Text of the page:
Middlebury, magnified: reframing ‘J-Term play term’



Touring Middlebury, prospective students are told to be excited about J-term. “January is a chance to take a break,” we’ve heard tour guides explain, “to try things that are out of your comfort zone, or take on independent projects.” A similar narrative dominates once students actually get to campus; all throughout fall, new Midd Kids listen as upperclassmen float potential party themes for “J-term, play term” or deliberate over Vermont ski-pass purchases. They listen, too, as professors and club leaders allude to exciting J-term opportunities — classes where you make a movie rather than sit a final exam, say, or workshops that give you a chance to finally try bread-baking.

In light of these kinds of conversations, the average first year seems fairly justified in expecting the four weeks following winter break to rank among the best of their college experience. And for a lot of Middlebury students, this holds true: They walk out of J-term smiling beneath a fresh, freckly goggles tan, having picked up some extra sleep, an easy A and a couple of Instagram posts along the way.

For others, though, the return to spring semester is cause for relief. In fact, for a lot of us, the term “J-Term, play-term” carries with it an alienating, even cruel irony. Not only are the socioeconomic divisions and mental health stressors that make being at Middlebury difficult during regular term still at play, but those same dynamics are magnified, brought into sharp relief by cold weather, high expectations and a reduced class schedule. Still, because J-Term has been so successfully branded as a uniquely fulfilling social and academic experience, students often feel uncomfortable talking about January as anything less than a four week-long party.

As a board, we’re pretty fed up with this particular narrative. To be clear: A lot of us love J-Term, and valued our experiences last month as much as any we’ve had throughout college. Still, we believe it’s important to acknowledge and talk about the ways that, for a significant part of the Middlebury community, January is a month to be endured, not celebrated.

For one, the classic J-Term schedule-fillers — skiing, going to dinner, taking weekend trips to Montreal — do not run cheap, which can intensify existing socio-economic divisions within the student body. We acknowledge that those are only some of the many ways students pack their snowy January days, and that there are plenty of activities that don’t break the bank. But when the predominant narrative is that everyone is out “shredding,” it can be profoundly isolating. Off-campus, too, these socioeconomic disparities can come into play — CCI grants are not always sufficient for covering the costs of New York City internships or other for-credit opportunities.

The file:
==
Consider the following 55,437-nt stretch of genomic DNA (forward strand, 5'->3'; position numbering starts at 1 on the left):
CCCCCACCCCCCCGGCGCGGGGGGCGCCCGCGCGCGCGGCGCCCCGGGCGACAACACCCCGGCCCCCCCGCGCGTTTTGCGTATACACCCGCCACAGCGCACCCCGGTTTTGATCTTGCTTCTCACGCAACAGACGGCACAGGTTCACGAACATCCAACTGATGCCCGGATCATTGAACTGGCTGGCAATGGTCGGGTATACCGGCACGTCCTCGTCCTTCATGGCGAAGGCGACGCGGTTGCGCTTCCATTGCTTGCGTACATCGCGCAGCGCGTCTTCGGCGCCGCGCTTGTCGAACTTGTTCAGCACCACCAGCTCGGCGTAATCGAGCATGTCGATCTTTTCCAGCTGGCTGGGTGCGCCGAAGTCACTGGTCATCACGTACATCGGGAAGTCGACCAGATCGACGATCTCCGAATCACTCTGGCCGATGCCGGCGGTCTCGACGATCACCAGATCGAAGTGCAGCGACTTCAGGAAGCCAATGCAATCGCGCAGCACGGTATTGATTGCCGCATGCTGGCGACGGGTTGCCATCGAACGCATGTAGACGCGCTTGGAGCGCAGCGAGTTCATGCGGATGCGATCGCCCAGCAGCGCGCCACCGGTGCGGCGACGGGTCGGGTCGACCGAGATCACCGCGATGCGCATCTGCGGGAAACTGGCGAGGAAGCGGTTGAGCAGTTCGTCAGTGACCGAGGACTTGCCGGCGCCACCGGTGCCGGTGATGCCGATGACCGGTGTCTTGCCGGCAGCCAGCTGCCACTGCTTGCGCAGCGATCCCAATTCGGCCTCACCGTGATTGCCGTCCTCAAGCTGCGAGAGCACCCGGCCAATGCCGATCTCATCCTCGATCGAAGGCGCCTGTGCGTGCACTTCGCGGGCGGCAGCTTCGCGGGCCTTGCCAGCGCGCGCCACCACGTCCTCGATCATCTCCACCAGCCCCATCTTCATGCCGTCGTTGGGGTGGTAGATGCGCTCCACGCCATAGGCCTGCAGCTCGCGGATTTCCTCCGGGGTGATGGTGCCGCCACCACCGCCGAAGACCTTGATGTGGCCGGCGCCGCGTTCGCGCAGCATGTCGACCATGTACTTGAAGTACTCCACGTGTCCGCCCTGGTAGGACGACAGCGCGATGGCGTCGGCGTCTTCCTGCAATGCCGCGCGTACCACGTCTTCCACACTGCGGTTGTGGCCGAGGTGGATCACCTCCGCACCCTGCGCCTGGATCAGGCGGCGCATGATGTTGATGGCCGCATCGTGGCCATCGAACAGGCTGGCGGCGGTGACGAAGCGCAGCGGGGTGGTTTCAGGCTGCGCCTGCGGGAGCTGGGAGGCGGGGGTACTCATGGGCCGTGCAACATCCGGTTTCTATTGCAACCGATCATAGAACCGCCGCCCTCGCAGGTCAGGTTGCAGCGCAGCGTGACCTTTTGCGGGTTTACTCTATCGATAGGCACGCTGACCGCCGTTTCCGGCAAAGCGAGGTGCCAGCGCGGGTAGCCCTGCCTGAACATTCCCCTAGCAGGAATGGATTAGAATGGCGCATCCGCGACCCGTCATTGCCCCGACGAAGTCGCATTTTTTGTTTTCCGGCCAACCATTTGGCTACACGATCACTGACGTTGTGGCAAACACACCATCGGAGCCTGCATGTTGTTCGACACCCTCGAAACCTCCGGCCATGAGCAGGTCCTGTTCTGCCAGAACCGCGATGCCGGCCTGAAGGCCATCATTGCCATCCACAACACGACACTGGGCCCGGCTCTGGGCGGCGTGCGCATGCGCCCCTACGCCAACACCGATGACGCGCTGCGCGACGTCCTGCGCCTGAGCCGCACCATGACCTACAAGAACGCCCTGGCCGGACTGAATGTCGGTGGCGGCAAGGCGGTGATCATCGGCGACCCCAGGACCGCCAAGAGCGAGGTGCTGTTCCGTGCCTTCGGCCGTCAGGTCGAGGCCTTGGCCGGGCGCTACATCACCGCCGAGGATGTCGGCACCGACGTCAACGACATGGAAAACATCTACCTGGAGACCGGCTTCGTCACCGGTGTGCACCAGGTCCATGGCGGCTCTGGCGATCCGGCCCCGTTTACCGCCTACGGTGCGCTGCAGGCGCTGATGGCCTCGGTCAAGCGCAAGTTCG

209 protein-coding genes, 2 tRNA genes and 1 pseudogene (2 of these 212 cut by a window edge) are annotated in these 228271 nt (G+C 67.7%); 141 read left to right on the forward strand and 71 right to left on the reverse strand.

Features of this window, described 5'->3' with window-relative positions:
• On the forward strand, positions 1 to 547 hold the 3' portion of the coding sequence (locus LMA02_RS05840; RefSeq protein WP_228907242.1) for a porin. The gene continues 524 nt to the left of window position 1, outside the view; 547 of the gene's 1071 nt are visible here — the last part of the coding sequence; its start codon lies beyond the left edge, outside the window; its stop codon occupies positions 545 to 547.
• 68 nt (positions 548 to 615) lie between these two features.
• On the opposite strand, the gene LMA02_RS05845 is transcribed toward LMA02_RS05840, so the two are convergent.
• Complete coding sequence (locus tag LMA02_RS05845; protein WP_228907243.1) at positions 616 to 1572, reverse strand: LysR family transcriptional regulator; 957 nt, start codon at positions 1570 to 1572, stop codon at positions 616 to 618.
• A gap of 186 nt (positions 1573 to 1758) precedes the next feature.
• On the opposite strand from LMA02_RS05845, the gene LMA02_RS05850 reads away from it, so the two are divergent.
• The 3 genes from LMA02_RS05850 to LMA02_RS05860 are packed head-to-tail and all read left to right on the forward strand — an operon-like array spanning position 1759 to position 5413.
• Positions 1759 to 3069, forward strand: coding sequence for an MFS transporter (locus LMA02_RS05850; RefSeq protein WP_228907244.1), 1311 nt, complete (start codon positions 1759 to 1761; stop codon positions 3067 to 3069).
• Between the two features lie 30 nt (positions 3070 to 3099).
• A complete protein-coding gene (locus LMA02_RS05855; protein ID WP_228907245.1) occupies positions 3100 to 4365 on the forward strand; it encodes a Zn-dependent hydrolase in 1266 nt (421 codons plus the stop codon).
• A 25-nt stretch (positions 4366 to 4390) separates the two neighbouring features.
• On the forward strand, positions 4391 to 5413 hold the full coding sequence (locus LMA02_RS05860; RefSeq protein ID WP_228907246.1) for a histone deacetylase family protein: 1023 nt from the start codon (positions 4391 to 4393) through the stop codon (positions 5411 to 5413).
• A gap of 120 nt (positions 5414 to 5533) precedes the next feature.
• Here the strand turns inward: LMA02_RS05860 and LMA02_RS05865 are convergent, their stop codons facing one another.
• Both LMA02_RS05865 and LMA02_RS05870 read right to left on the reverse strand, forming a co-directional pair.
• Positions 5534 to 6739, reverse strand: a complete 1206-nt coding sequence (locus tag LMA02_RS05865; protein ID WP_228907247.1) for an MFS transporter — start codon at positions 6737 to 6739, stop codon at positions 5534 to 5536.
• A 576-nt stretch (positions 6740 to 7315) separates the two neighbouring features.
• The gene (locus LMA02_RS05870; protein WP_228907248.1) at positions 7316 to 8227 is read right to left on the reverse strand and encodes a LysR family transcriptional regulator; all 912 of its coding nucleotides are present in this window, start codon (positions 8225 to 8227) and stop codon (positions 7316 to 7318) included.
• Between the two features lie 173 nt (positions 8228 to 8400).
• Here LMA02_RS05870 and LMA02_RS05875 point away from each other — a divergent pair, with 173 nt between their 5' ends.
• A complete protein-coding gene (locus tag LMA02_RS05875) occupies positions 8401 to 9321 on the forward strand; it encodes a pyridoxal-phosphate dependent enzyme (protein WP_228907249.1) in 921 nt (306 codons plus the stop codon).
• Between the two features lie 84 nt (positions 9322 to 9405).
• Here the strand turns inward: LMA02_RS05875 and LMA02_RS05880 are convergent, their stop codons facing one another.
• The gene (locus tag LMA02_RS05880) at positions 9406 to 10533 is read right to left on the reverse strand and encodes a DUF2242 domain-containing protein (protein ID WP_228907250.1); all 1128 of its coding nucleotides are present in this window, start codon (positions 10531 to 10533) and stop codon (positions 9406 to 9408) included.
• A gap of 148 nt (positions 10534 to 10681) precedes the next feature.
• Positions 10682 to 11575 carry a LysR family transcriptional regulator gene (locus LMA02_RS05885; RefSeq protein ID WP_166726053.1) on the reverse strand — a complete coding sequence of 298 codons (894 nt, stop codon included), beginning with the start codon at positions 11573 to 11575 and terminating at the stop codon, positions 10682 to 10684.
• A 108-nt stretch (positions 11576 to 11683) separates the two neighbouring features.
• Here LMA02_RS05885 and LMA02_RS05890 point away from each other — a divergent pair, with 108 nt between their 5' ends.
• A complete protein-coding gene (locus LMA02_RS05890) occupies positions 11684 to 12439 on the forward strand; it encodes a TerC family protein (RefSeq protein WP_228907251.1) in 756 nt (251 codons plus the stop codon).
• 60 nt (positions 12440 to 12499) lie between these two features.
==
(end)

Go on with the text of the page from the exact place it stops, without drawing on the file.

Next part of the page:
J-Term also takes a serious toll on a lot of students’ mental health. As though cold weather and a lack of daylight wasn’t enough, a reduced class schedule often strips students of structure in their day-to-day lives. With less to do than usual, many retreat into their dorm rooms, alone. And, because people might assume they’re off skiing (or having other wintery, Vermont-based adventures), friends are often less likely to check up on them.

Some students find J-Term stressful in an entirely different way. While students often talk about January courses as “easy A”s, or more fun and less academically rigorous than normal Middlebury courses, this isn’t always the case. Really, there’s a striking disparity in workload across the January term course catalog. Where some students find themselves virtually flooded with free time, unfettered by homework, others (taking, say, intro languages course or finishing up their theses) spend much of the month in the library — being asked, all the while, why they aren’t off with their friends partying. Similarly, many clubs are markedly more active in January, working off of the assumption that members have little else to do. These kinds of disparity in experience only contribute to what can be, for some students, the most demanding month of the year.  

And so J-Term isn’t always a “chance for a break,” or a fun and free time to pursue “things out of your comfort zone.” To make matters worse, students who struggle during January typically often feel uncomfortable sharing experiences that run contrary to the powerful narratives that push J-Term as pure, unadulterated fun.

To that end, we’re hoping to facilitate more nuanced discussions about J-Term, both to manage expectations and to let students know they aren’t alone in struggling. As part of our effort to create a realistic, constructive conversation around J-Term, we invite you to share your own experiences in the form of op-eds — whether that be the ways in which you find the month challenging, or coping mechanisms for sad, snowy days.

It’s OK if you spent most of last month looking forward to Feb break. You’re certainly not the only one.